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Contribution of Unstabilised Approaches to Aircraft Accidents and Incidents

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Category: Toolkit for ATC - Stabilised Approach Stabilised Approach Awareness Toolkit for ATC
Content source: EUROCONTROL EUROCONTROL
Content control: EUROCONTROL EUROCONTROL

Description

The Flight Safety Foundation established that unstabilised approaches were a causal factor in 66 % of 76 approach and landing accidents and incidents worldwide between 1984 and 1997.

It was found that many low and slow (low energy) approaches have resulted in controlled flight into terrain (CFIT) because of inadequate vertical position awareness. Low energy approaches may also result in "loss-of-control" or "land-short" events.

High energy approaches have resulted in runway excursions and also have contributed to inadequate situational awareness in some of CFIT accidents.

It was found that a crew’s inability to control the aircraft to the desired flight parameters (airspeed, altitude, rate of descent) was a major factor in 45 % of 76 approach-and-landing accidents and serious incidents.

Flight-handling difficulties have occurred in situations which included rushing approaches, attempts to comply with demanding ATC clearances, adverse weather conditions and improper use of automation.

Consequences

Unstabilised approaches can be followed by:

  1. Runway excursions
  2. Landing short
  3. Controlled flight into terrain
  4. Hard landings
  5. Tail Strike

Contributory factors

Weather conditions or approach types which can increase the chances of an unstabilised approach are:

  1. wake turbulence
  2. strong winds
  3. low visibility
  4. heavy precipitation
  5. an approach with no visual references (e.g. night or IMC)
  6. visual approach
  7. circling approach

Aircraft Accidents and Incidents Related to Unstabilised Approach Listed on SKYbrary

  • B744, Bangkok Thailand, 1999 (On 23 September 1999, a Boeing 747-400 being operated by Qantas on a scheduled passenger service from Sydney Australia to Bangkok overran Runway 21L during an attempted night landing in normal visibility and came to a halt substantially intact 320 metres beyond the runway end. There was no fire and a precautionary evacuation of the aircraft was not begun until 20 minutes after it came to rest. Only minor injuries were sustained by 38 of the 410 occupants, some during the initial runway excursion, others as a consequence of the evacuation. The aircraft remained substantially intact during the overrun although the nose landing gear and one main landing gear separated. The picture below, taken from the Official Accident Report, shows the aircraft in its final stopping position.)
  • A320, Khartoum Sudan, 2005 (On 11 March 2005, an Airbus A321-200 operated by British Mediterranean Airways, executed two unstable approaches below applicable minima in a dust storm to land in Khartoum Airport, Sudan. The crew were attempting a third approach when they received information from ATC that visibility was below the minimum required for the approach and they decided to divert to Port Sudan where the A320 landed without further incident.)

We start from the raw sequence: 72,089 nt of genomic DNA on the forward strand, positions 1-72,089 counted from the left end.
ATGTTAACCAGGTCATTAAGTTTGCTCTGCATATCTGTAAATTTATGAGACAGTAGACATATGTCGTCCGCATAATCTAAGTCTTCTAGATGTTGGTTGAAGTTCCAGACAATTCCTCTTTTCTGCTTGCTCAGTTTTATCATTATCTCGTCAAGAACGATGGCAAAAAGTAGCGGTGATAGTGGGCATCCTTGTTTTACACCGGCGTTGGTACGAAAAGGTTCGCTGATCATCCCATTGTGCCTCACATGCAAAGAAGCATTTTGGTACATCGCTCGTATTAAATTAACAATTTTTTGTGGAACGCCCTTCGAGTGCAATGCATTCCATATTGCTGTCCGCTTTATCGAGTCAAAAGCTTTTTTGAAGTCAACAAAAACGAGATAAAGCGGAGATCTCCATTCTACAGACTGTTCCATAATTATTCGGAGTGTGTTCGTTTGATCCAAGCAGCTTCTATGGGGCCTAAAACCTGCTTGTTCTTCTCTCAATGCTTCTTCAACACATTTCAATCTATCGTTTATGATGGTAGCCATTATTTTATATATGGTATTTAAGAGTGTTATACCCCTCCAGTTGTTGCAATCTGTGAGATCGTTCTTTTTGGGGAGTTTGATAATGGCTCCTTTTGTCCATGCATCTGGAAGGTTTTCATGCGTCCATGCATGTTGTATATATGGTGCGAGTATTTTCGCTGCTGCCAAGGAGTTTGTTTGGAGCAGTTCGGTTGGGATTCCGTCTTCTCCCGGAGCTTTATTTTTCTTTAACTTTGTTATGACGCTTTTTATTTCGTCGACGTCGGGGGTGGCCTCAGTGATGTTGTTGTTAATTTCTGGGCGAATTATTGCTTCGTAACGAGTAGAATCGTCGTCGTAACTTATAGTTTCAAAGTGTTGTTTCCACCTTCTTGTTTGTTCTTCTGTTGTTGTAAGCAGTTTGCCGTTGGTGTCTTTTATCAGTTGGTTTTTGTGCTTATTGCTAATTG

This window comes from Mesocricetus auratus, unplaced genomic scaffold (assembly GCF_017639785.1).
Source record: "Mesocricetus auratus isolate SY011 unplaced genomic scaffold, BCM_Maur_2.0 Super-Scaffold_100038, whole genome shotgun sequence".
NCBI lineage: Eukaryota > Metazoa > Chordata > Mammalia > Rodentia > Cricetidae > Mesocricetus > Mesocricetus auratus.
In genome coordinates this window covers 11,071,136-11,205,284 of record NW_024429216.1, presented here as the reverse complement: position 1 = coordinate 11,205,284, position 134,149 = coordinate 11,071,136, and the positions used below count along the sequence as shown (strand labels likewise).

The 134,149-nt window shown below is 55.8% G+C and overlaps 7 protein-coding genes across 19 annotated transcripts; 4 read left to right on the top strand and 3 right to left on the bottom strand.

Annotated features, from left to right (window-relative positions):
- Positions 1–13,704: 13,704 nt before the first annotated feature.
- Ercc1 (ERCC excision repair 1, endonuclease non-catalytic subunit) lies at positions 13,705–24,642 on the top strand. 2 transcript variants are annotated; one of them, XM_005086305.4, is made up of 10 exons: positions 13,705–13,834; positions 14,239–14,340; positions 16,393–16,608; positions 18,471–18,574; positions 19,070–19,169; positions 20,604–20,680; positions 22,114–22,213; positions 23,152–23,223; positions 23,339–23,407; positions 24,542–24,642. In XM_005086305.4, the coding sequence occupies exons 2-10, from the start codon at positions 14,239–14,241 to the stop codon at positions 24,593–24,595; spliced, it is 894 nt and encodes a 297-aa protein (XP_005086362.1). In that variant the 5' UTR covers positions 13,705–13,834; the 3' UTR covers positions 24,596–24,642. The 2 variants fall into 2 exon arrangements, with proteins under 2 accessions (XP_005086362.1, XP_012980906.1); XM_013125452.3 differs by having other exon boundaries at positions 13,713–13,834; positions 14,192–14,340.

• A320, vicinity Tel Aviv Israel, 2012 (On 3 April 2012, the crew of an Air France Airbus A320 came close to loosing control of their aircraft after accepting, inadequately preparing for and comprehensively mismanaging it during an RNAV VISUAL approach at Tel Aviv and during the subsequent attempt at a missed approach. The Investigation identified significant issues with crew understanding of automation - especially in respect of both the use of FMS modes and operations with the AP off but the A/T on - and highlighted the inadequate provision by the aircraft operator of both procedures and pilot training for this type of approach.)
  • B732, vicinity Resolute Bay Canada, 2011 (On 20 August 2011, a First Air Boeing 737-200 making an ILS approach to Resolute Bay struck a hill east of the designated landing runway in IMC and was destroyed. An off-track approach was attributed to the aircraft commander’s failure to recognise the effects of his inadvertent interference with the AP ILS capture mode and the subsequent loss of shared situational awareness on the flight deck. The approach was also continued when unstabilised and the Investigation concluded that the poor CRM and SOP compliance demonstrated on the accident flight were representative of a wider problem at the operator.)
  • B712, Darwin Australia, 2008 (On 7 February 2008, a Boeing 717-200 being operated by Australian airline National Jet on a scheduled passenger service from Nhulunbuy (Gove) to Darwin flew an unstabilised night visual approach at the destination and made a very hard landing. The landing roll was completed and the aircraft taxied to the terminal. None of the 94 occupants were injured but the aircraft was suffered substantial structural damage and damage to the left hand main landing gear.)
  • … further results


Stabilised Approach Awareness Toolkit for ATC

Further Reading

CANSO

Part of the Stabilised Approach Awareness Toolkit for ATC